drugs

Fentanyl-linked Memory Loss is Concerning

fentanylThe use and abuse of opioids in the United States is a public health crisis, most Americans are aware of the severe death toll from the use of this class of drugs. So, it’s probably not a surprise the White House renewed a previous order declaring the opioid crisis a public health emergency, before it ran out toward the end of last month. Eric D. Hargan, Acting Secretary of the U.S. Department of Health and Human Services, writes:

As a result of the continued consequences of the opioid crisis affecting our nation, on this date and after consultation with public health officials as necessary, I, Eric D. Hargan, Acting Secretary of the U.S. Department of Health and Human Services, pursuant to the authority vested in me under section 319 of the Public Health Service Act, do hereby renew, effective January 24, 2018, my October 26, 2017, determination that a public health emergency exists nationwide as a result of the consequences of the opioid crisis.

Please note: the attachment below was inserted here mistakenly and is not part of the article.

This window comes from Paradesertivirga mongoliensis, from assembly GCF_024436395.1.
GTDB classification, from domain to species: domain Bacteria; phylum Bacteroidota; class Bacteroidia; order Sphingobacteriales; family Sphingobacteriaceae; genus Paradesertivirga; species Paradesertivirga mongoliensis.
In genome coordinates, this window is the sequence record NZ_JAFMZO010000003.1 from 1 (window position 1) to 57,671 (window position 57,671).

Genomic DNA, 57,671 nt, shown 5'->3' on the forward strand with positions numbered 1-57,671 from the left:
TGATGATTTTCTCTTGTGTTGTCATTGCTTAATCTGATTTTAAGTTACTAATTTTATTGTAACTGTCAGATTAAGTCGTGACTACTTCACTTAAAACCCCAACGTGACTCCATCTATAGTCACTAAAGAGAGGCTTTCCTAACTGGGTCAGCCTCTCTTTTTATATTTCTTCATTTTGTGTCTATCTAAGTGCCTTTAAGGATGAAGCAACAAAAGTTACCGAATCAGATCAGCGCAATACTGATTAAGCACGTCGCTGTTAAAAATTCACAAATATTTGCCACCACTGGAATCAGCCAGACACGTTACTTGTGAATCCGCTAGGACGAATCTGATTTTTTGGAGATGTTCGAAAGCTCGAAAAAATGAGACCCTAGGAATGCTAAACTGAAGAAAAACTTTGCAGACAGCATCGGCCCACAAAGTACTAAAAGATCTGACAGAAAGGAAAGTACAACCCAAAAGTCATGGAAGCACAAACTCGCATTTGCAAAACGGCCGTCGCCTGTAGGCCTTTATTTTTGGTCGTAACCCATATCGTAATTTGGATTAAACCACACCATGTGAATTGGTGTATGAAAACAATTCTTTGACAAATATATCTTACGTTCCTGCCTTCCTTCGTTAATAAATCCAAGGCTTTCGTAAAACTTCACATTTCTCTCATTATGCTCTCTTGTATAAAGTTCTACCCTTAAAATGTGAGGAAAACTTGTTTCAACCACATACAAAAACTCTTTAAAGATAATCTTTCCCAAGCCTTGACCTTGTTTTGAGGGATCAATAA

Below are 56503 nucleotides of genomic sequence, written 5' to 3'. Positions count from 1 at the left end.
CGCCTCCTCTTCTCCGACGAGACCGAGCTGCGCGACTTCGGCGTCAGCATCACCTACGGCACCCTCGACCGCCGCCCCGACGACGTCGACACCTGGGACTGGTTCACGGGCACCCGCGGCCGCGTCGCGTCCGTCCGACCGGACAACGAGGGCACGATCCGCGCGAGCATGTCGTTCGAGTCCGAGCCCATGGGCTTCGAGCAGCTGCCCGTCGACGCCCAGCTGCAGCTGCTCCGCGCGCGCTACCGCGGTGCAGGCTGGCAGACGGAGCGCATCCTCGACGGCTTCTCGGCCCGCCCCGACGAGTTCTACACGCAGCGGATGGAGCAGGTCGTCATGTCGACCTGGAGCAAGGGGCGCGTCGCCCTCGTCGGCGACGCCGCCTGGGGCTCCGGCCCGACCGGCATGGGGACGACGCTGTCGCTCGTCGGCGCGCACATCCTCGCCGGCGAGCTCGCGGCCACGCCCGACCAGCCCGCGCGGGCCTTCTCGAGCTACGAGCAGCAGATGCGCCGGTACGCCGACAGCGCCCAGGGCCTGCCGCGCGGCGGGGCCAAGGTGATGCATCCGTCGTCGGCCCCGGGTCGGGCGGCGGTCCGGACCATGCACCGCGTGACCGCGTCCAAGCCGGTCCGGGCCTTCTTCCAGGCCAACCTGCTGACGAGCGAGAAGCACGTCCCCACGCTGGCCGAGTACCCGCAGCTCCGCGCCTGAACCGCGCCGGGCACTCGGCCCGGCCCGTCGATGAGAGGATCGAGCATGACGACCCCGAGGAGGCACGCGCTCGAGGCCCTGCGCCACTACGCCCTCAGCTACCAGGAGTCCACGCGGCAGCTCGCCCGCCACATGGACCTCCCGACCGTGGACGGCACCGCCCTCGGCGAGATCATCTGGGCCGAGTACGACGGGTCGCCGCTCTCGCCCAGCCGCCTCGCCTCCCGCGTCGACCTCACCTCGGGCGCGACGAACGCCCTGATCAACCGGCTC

The use of any type of opioid can lead to addiction, or worse, overdose. Around a hundred Americans perish each day from drugs like OxyContin, fentanyl, and heroin; naloxone can reverse an overdose, but that’s not always the case—especially when fentanyl is involved. In a short time, synthetic opioids became one of the greatest threats to the drug using public. Fentanyl is regularly added to heroin to boost potency, but it’s done without the user’s knowledge; it’s an ignorance that often results in fatal overdose.